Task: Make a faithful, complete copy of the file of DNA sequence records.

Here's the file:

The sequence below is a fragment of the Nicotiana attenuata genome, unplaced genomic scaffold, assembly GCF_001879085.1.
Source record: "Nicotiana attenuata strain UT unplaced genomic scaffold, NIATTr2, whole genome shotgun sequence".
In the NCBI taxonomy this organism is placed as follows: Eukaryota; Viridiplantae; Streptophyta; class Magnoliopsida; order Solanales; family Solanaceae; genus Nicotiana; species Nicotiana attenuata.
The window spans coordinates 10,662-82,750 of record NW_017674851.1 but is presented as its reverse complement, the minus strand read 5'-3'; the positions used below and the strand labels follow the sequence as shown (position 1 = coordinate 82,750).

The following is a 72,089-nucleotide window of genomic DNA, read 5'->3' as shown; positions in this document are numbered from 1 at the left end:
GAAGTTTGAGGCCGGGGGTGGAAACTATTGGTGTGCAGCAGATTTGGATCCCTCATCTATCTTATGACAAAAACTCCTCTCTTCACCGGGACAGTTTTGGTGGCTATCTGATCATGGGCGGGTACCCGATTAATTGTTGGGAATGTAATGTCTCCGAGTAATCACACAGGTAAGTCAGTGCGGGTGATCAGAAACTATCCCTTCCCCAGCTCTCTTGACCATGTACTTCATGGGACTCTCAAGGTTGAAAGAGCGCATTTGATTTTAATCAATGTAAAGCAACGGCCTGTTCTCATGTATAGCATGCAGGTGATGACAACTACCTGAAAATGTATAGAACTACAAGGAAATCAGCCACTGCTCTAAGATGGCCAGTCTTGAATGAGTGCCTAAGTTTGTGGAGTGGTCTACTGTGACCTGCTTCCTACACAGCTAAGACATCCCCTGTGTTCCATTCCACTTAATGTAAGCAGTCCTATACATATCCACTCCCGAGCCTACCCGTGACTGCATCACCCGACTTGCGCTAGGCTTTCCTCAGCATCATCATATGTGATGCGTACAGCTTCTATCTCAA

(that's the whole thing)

The sequence below is a fragment of the Nicotiana attenuata genome, unplaced genomic scaffold, assembly GCF_001879085.1.
Source record: "Nicotiana attenuata strain UT unplaced genomic scaffold, NIATTr2, whole genome shotgun sequence".
In the NCBI taxonomy this organism is placed as follows: Eukaryota; Viridiplantae; Streptophyta; class Magnoliopsida; order Solanales; family Solanaceae; genus Nicotiana; species Nicotiana attenuata.
The window spans coordinates 10,662-82,750 of record NW_017674851.1 but is presented as its reverse complement, the minus strand read 5'-3'; the positions used below and the strand labels follow the sequence as shown (position 1 = coordinate 82,750).

The following is a 72,089-nucleotide window of genomic DNA, read 5'->3' as shown; positions in this document are numbered from 1 at the left end:
GAAGTTTGAGGCCGGGGGTGGAAACTATTGGTGTGCAGCAGATTTGGATCCCTCATCTATCTTATGACAAAAACTCCTCTCTTCACCGGGACAGTTTTGGTGGCTATCTGATCATGGGCGGGTACCCGATTAATTGTTGGGAATGTAATGTCTCCGAGTAATCACACAGGTAAGTCAGTGCGGGTGATCAGAAACTATCCCTTCCCCAGCTCTCTTGACCATGTACTTCATGGGACTCTCAAGGTTGAAAGAGCGCATTTGATTTTAATCAATGTAAAGCAACGGCCTGTTCTCATGTATAGCATGCAGGTGATGACAACTACCTGAAAATGTATAGAACTACAAGGAAATCAGCCACTGCTCTAAGATGGCCAGTCTTGAATGAGTGCCTAAGTTTGTGGAGTGGTCTACTGTGACCTGCTTCCTACACAGCTAAGACATCCCCTGTGTTCCATTCCACTTAATGTAAGCAGTCCTATACATATCCACTCCCGAGCCTACCCGTGACTGCATCACCCGACTTGCGCTAGGCTTTCCTCAGCATCATCATATGTGATGCGTACAGCTTCTATCTCAA